An Indiana Senate panel voted Wednesday to introduce a bill that would ban non-compete agreements between physicians and their employers.
The bill had strong support from physicians and medical consumer groups, who said non-competition clauses harm physicians and their patients, restrict access to medical care and hamper the free flow of work.
On the other hand, hospitals and business groups opposed the bill, saying non-compete clauses are needed to protect trade secrets and get a return on the money and time it takes to recruit and train doctors.
It is the latest in a series of bills designed to address Indiana’s high health care costs, doctor shortages and patient rights.
Sen. Justin Busch, R-Fort Wayne, the bill’s author, said the measure would ease some of the pressure on Indiana’s health care system. He said 78 of the state’s 92 counties have doctor shortages.
“Ask yourself this question: Given the shortage, can we afford to have doctors stand aside and wait for competition bans, which can sometimes last more than a year?” Busch said.
Non-competition clauses prohibit physicians from practicing in a specific geographic area for a specific period of time after leaving a particular practice or group.
The Indiana State Medical Association, Hoosiers for Affordable Healthcare, the Employers Forum of Indiana and several other groups supported the bill.
dr Pardeep Kumar, an internist from Terre Haute, said non-competition clauses can affect patient care because a doctor wishing to leave a practice or group must either stop practicing for a year or more, or relocate to another community. sometimes out of state.
“Patients will lose their doctors because of non-compete agreements,” said Kumar, president of the Indiana State Medical Association. “This is especially true in communities with very few doctors or those communities near the state border.”
The bill was opposed by the Indiana Hospital Association, the Indiana Chamber of Commerce, the Indiana Rural Health Association and other groups.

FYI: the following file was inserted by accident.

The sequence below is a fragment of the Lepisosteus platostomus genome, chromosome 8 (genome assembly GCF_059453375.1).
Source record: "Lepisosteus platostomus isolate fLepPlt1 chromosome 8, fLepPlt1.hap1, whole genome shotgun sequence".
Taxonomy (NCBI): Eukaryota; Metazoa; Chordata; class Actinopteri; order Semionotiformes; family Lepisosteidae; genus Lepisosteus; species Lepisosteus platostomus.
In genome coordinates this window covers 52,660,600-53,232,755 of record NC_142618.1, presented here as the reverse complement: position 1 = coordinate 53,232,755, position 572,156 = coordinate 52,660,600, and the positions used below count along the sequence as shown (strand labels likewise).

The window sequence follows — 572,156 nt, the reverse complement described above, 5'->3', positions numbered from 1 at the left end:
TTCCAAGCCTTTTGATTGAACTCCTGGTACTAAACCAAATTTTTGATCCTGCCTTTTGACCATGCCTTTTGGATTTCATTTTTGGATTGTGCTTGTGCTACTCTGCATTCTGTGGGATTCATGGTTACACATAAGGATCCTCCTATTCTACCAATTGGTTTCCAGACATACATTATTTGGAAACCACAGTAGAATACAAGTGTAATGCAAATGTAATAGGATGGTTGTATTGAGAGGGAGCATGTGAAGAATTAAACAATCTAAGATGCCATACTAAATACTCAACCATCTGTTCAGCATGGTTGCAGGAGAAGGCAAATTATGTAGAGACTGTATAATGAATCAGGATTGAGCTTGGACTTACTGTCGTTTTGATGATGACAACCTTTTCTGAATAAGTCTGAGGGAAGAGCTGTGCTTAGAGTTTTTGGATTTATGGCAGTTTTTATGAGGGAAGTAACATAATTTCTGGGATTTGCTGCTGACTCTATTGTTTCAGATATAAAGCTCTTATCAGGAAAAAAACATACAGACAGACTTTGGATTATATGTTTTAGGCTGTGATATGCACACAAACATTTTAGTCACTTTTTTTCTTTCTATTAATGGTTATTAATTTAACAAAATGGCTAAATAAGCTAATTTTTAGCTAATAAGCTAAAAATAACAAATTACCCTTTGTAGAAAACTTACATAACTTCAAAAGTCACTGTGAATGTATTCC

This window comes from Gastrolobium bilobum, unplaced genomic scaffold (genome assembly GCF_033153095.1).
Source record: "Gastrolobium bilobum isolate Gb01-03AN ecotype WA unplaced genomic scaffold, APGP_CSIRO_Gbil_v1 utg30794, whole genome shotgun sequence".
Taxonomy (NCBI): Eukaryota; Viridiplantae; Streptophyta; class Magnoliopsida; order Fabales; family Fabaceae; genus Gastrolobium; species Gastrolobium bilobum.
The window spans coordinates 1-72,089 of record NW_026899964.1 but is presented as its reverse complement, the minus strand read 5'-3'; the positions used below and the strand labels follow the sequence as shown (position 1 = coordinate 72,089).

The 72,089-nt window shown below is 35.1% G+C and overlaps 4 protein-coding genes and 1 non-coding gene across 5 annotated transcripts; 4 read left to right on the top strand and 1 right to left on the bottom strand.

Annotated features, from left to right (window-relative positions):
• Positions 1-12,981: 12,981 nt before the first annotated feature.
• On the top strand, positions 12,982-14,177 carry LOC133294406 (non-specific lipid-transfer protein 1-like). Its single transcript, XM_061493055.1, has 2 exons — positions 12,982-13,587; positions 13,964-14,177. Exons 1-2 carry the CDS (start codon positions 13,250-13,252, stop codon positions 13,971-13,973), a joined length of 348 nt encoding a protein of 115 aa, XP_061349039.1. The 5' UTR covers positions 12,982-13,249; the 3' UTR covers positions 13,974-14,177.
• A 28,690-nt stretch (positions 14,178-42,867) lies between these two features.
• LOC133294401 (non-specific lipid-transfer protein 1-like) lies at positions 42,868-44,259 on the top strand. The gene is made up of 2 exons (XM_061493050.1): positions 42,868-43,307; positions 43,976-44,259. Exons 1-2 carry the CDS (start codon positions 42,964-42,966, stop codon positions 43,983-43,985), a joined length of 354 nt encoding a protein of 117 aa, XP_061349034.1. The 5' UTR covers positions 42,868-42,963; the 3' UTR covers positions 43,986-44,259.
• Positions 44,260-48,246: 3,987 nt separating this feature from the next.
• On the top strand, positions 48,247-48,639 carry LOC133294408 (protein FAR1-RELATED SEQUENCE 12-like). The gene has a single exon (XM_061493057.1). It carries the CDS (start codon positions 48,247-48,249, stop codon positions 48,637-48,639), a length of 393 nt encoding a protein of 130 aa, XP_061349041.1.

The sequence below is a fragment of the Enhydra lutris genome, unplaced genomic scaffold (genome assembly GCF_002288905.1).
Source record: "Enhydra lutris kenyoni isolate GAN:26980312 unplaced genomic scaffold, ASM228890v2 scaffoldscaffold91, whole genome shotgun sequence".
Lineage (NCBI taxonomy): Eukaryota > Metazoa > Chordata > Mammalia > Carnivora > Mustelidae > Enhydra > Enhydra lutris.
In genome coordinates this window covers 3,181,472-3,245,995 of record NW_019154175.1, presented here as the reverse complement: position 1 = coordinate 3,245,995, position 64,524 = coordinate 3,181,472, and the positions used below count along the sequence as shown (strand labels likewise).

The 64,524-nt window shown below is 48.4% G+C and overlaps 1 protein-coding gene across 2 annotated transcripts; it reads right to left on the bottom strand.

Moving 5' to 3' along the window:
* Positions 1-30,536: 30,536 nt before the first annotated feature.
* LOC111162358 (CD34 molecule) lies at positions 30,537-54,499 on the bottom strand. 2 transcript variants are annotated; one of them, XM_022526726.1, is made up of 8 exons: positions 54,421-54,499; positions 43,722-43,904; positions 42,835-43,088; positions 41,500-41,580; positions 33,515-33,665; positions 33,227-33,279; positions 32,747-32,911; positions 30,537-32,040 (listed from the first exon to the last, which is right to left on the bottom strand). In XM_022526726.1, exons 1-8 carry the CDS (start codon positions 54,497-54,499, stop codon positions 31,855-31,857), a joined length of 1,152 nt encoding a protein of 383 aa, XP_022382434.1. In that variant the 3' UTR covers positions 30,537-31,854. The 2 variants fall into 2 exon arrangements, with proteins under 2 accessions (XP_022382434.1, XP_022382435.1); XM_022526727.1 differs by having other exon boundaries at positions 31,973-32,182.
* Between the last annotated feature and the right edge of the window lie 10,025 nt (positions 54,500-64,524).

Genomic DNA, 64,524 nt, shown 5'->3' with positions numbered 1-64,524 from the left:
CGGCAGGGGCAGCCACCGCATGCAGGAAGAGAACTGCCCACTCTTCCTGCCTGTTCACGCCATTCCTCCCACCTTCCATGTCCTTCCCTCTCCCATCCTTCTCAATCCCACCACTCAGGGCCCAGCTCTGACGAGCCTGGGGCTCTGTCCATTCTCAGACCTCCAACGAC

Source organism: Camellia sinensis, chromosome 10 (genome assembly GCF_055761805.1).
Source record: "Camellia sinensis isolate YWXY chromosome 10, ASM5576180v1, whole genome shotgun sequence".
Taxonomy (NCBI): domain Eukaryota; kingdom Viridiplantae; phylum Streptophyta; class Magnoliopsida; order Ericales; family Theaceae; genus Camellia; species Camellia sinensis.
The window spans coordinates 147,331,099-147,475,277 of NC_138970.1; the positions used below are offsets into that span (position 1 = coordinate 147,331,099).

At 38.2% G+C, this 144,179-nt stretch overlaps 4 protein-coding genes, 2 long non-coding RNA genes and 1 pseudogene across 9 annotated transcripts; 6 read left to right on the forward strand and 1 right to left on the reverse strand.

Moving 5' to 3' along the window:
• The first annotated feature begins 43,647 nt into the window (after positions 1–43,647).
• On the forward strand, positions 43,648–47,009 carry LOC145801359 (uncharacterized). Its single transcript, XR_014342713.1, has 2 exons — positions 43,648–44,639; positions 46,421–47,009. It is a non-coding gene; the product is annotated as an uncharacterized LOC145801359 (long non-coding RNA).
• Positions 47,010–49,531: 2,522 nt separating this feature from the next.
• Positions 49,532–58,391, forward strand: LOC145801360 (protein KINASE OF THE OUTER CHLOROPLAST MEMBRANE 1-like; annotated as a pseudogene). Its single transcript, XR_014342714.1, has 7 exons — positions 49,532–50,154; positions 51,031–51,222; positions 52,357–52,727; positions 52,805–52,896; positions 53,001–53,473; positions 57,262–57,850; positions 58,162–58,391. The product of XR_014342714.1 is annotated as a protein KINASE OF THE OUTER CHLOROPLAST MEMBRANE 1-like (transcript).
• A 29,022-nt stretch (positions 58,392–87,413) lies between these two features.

Dana Stutzman, a health-care attorney at Hall Render who represents the Indiana Hospital Association, said prohibiting non-compete agreements could destabilize Indiana’s health care system. Hospitals in smaller communities, including critical-access hospitals, often spend money recruiting doctors and could lose doctors to employers who can pay more under a non-competition clause.
Ashton Eller, vice president for health and employment policy at the Indiana Chamber, said non-competition clauses are a common business practice in many industries to protect employers’ investments in recruiting and training physicians and equipping their clinics.
“The Chamber believes that non-competition clauses are an appropriate tool to protect this investment,” he said.
The Health and Provider Services Committee voted 9-3 across party lines to bring SB 7 to the full Senate. Voted in favor by Sens. Ed Charbonneau, R-Valparaiso; Liz Brown, R-Fort Wayne; Eddie Melton, D-Gary; Shelli Yoder, D-Bloomington; Stacey Donato, R-Logansport; Mike Bohacek, R-Michiana Shores; Michael Crider, R-Greenfield; Tyler Johnson, R-Leo Cedarville; together with the author of the bill, Busch.
Voted against Sens. Vaneta Becker, R-Evansville; Sen. Jean Leising, R-Oldenberg; and Sen. Jean Breaux, D-Indianapolis.